The difference between a hill and a mountain

Here is an simple infographic of the definition of a hill and a mountain that I found on the internet. I realise it’s not always easy to be definitive about the difference between the two, but I generally like to use 3,000 feet as the dividing line between the two, the same height used by the Sir Hugh Munro in 1891 when he devised his list of Scottish mountains – lower and it’s a hill – higher and it’s a mountain. Chris Fawkes generally makes no distinction between the two, in fact in his broadcast today he just called them all hills, which living in Scotland infuriates me. But then he seems to have a knack of doing this with me anyway, because he normally ends up each of his broadcasts with that annoying catchphrase “and that’s your forecast”. I sometimes think it would be a good idea if all weather presenters spent a day on one of them, preferably in winter, just to get an appreciation of the difference between the two. Here’s a quick look at where all the real mountains are across IONA:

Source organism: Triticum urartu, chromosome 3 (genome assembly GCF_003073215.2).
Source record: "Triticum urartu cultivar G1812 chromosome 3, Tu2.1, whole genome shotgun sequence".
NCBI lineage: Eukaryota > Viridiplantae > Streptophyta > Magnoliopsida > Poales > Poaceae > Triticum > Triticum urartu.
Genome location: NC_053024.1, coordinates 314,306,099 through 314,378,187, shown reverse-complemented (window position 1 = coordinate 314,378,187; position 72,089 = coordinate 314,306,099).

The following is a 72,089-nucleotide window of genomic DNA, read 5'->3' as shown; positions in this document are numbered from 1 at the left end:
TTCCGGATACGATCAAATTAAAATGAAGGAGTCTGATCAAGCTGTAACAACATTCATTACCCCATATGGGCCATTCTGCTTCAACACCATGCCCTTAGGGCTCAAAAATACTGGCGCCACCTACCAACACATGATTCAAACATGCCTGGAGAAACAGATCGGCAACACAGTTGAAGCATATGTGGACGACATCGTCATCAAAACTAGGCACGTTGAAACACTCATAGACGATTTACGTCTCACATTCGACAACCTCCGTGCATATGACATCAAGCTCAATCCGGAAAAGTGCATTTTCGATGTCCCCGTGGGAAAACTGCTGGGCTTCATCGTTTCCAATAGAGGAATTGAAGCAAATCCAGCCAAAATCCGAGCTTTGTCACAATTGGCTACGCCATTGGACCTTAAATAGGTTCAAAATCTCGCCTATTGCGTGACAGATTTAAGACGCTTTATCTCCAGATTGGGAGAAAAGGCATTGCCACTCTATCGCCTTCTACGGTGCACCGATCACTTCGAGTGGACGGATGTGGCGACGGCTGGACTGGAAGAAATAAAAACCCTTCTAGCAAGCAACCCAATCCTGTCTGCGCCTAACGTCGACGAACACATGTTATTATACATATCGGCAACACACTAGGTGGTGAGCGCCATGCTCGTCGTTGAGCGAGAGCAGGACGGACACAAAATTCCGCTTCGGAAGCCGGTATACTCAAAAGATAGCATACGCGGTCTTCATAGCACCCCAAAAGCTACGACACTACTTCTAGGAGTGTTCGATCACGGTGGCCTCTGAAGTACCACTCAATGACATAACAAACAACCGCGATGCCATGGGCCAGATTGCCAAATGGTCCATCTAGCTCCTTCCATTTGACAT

Hills >= 3,000 feet Hills >= 2,000 feet Hills >= 1,000 feet
Data from the Database of British and Irish Hills

And finally here’s a picture of one of those hills that Chris Fawkes likes to go on about.

An Teallach 1062 Metres

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